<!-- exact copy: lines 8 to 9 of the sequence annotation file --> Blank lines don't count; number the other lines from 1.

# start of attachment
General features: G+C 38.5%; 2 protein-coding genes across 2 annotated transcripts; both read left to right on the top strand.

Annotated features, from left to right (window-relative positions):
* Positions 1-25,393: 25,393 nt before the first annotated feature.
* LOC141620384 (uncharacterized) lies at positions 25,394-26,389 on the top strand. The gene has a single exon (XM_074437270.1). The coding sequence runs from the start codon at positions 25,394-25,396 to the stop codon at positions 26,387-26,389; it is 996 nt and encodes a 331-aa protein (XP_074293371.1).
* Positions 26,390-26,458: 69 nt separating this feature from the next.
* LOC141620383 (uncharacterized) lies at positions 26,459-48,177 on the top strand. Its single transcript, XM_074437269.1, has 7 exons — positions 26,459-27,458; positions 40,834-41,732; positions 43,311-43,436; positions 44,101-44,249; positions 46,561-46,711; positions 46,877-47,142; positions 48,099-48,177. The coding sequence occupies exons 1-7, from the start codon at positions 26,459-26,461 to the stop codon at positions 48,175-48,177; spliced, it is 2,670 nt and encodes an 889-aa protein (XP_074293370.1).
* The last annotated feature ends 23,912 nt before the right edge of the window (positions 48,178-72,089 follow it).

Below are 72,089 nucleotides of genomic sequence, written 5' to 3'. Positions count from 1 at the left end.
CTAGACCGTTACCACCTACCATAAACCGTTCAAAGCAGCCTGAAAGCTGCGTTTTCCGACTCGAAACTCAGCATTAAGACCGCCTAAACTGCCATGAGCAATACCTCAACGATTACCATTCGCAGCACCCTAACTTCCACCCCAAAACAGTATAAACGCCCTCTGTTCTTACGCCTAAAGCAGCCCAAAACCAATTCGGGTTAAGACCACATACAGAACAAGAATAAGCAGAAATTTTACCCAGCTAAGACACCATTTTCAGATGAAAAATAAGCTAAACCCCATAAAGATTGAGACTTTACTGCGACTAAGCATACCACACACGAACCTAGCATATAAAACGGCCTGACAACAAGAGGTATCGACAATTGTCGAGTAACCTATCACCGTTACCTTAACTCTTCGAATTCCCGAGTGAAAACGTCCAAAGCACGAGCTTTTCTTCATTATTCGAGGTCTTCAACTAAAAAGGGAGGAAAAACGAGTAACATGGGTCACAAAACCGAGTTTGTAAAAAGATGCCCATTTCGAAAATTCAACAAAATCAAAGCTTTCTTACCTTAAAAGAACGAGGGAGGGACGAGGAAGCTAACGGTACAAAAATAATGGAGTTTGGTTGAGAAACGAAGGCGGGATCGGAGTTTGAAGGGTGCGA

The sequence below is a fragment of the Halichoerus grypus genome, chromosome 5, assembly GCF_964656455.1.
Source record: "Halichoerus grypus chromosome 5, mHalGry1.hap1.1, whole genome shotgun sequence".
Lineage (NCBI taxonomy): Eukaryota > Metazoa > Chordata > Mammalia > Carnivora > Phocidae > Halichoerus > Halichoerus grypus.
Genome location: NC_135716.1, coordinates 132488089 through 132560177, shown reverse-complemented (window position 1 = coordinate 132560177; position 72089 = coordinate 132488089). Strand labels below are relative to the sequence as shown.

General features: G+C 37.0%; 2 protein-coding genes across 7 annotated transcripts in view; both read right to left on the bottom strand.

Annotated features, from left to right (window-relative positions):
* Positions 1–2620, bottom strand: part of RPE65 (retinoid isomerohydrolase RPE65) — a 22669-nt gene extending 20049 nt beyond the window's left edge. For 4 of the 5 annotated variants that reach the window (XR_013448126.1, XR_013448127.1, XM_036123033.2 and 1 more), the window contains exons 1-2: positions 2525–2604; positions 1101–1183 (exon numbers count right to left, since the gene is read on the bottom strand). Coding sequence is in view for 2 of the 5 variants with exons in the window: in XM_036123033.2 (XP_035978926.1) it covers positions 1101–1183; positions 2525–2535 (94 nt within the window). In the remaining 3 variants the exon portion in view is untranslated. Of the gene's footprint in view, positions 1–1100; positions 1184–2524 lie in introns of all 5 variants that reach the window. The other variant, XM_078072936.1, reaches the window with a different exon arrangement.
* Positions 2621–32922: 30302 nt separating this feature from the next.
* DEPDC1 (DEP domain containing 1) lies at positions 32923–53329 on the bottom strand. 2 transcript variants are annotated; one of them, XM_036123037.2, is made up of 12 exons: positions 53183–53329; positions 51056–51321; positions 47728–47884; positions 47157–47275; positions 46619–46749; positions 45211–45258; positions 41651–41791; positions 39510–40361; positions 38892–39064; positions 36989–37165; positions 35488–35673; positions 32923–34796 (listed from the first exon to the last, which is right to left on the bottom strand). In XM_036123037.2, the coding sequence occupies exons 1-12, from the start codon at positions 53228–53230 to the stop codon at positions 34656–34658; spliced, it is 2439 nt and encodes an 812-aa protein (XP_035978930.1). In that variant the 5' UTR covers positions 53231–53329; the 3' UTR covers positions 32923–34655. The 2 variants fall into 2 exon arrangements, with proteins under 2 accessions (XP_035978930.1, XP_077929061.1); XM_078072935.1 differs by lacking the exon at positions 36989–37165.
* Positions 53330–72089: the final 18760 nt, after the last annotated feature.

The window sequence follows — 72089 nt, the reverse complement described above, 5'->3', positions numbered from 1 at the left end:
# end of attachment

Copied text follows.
Below are 72,089 nucleotides of genomic sequence, written 5' to 3'. Positions count from 1 at the left end.
CTAGACCGTTACCACCTACCATAAACCGTTCAAAGCAGCCTGAAAGCTGCGTTTTCCGACTCGAAACTCAGCATTAAGACCGCCTAAACTGCCATGAGCAATACCTCAACGATTACCATTCGCAGCACCCTAACTTCCACCCCAAAACAGTATAAACGCCCTCTGTTCTTACGCCTAAAGCAGCCCAAAACCAATTCGGGTTAAGACCACATACAGAACAAGAATAAGCAGAAATTTTACCCAGCTAAGACACCATTTTCAGATGAAAAATAAGCTAAACCCCATAAAGATTGAGACTTTACTGCGACTAAGCATACCACACACGAACCTAGCATATAAAACGGCCTGACAACAAGAGGTATCGACAATTGTCGAGTAACCTATCACCGTTACCTTAACTCTTCGAATTCCCGAGTGAAAACGTCCAAAGCACGAGCTTTTCTTCATTATTCGAGGTCTTCAACTAAAAAGGGAGGAAAAACGAGTAACATGGGTCACAAAACCGAGTTTGTAAAAAGATGCCCATTTCGAAAATTCAACAAAATCAAAGCTTTCTTACCTTAAAAGAACGAGGGAGGGACGAGGAAGCTAACGGTACAAAAATAATGGAGTTTGGTTGAGAAACGAAGGCGGGATCGGAGTTTGAAGGGTGCGA